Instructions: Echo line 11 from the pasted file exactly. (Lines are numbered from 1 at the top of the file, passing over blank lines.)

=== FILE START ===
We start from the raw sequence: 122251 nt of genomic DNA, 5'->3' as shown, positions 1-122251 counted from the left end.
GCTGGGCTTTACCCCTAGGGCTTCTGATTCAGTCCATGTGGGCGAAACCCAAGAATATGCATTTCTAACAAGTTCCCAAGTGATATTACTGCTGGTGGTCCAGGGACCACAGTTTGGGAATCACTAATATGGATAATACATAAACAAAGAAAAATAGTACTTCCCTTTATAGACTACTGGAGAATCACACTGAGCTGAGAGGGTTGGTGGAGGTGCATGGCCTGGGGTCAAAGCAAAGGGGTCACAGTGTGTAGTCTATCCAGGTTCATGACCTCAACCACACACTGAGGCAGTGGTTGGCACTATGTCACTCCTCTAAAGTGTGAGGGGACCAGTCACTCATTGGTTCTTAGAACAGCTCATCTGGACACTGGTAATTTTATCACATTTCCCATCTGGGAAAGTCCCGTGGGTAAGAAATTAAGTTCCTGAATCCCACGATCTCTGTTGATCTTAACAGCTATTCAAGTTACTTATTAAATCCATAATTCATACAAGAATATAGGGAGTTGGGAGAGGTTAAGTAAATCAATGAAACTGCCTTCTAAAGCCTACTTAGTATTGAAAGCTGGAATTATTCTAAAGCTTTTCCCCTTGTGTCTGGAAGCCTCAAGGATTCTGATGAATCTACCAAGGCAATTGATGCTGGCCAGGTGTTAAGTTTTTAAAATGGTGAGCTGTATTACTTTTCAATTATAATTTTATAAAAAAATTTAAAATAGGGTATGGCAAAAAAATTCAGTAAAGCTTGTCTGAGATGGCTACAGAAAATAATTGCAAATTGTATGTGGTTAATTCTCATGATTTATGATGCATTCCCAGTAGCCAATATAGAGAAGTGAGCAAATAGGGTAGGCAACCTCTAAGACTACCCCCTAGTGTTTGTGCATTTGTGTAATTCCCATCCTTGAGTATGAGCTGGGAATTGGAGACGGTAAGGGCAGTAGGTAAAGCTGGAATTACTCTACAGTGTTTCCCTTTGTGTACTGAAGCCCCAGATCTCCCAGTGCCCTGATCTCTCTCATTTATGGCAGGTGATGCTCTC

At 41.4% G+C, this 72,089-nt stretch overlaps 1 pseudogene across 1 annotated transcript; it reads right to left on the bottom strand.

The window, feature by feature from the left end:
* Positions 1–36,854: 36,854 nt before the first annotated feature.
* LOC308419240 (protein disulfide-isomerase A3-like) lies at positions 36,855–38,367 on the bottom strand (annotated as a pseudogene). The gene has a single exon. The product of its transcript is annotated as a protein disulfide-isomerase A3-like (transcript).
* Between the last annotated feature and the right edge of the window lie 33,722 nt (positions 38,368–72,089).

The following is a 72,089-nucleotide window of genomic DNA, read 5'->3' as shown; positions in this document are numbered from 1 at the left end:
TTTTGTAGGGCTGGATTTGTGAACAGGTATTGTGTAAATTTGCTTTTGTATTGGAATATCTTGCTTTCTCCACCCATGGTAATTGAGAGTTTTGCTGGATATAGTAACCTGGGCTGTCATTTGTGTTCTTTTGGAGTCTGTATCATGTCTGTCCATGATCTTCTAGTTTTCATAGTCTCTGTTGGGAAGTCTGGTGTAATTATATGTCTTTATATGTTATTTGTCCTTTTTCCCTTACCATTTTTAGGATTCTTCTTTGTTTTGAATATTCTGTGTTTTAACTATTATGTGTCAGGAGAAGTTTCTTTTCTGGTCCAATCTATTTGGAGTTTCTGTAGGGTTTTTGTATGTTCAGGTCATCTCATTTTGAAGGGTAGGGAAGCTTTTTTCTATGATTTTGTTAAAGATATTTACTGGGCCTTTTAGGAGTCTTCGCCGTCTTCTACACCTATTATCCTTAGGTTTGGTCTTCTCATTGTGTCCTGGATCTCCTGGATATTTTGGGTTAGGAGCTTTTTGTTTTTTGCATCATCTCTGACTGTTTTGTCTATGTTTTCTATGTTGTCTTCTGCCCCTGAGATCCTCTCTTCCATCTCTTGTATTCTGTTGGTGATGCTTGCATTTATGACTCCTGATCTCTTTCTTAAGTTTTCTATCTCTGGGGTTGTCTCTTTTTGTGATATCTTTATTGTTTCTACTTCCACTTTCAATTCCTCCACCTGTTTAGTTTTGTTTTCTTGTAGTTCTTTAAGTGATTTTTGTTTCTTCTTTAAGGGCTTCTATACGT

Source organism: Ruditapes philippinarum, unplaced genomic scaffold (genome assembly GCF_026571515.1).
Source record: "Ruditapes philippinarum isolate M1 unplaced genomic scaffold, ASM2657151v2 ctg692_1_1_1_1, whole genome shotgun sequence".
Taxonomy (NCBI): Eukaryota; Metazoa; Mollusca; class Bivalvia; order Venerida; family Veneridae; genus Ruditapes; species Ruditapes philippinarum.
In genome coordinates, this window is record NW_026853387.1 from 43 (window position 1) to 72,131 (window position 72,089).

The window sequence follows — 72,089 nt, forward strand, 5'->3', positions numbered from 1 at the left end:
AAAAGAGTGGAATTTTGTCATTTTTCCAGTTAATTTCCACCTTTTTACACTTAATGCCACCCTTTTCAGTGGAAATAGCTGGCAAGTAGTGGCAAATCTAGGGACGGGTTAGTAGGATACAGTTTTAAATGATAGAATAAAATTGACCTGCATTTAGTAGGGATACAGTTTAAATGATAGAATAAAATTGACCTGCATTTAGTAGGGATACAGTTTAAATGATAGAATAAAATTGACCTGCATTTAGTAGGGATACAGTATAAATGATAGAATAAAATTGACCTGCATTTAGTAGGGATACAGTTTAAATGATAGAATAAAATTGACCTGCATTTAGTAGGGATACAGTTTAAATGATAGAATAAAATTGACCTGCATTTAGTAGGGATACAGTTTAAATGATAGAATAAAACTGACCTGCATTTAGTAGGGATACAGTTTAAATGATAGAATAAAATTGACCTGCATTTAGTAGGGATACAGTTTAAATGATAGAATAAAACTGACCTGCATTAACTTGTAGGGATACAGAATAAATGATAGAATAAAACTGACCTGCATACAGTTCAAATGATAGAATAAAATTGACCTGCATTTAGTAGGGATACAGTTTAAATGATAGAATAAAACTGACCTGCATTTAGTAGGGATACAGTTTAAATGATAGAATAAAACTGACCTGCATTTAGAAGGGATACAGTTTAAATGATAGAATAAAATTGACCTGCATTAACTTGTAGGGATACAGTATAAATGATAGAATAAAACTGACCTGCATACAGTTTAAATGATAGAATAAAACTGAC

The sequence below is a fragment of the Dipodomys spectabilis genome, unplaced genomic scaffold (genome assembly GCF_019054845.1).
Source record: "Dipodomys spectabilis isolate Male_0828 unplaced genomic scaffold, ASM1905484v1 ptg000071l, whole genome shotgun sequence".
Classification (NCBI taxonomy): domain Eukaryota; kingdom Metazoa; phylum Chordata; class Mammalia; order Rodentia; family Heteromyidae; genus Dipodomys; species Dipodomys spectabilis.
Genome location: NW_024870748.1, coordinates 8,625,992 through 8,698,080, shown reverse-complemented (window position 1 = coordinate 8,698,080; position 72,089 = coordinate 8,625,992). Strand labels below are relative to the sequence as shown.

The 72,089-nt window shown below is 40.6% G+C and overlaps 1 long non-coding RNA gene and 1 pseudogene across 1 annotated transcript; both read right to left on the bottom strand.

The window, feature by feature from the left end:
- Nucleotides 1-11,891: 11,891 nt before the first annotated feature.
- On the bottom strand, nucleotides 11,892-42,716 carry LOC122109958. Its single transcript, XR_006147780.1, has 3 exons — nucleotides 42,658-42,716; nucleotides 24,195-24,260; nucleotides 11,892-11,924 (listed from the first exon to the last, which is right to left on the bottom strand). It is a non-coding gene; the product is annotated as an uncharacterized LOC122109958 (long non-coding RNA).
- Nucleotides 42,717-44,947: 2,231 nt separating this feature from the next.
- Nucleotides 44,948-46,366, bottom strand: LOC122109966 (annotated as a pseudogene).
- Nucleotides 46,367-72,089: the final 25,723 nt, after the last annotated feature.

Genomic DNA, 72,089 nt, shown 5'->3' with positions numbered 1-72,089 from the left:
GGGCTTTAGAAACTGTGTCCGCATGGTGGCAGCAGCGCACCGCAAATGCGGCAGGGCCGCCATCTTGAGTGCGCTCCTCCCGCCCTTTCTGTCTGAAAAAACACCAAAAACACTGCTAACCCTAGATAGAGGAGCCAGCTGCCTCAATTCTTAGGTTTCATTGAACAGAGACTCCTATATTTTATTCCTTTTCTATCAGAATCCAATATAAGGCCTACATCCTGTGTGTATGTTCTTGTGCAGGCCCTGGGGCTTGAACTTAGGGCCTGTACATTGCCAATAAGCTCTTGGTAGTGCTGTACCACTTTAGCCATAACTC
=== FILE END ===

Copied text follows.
Source record: "Ruditapes philippinarum isolate M1 unplaced genomic scaffold, ASM2657151v2 ctg692_1_1_1_1, whole genome shotgun sequence".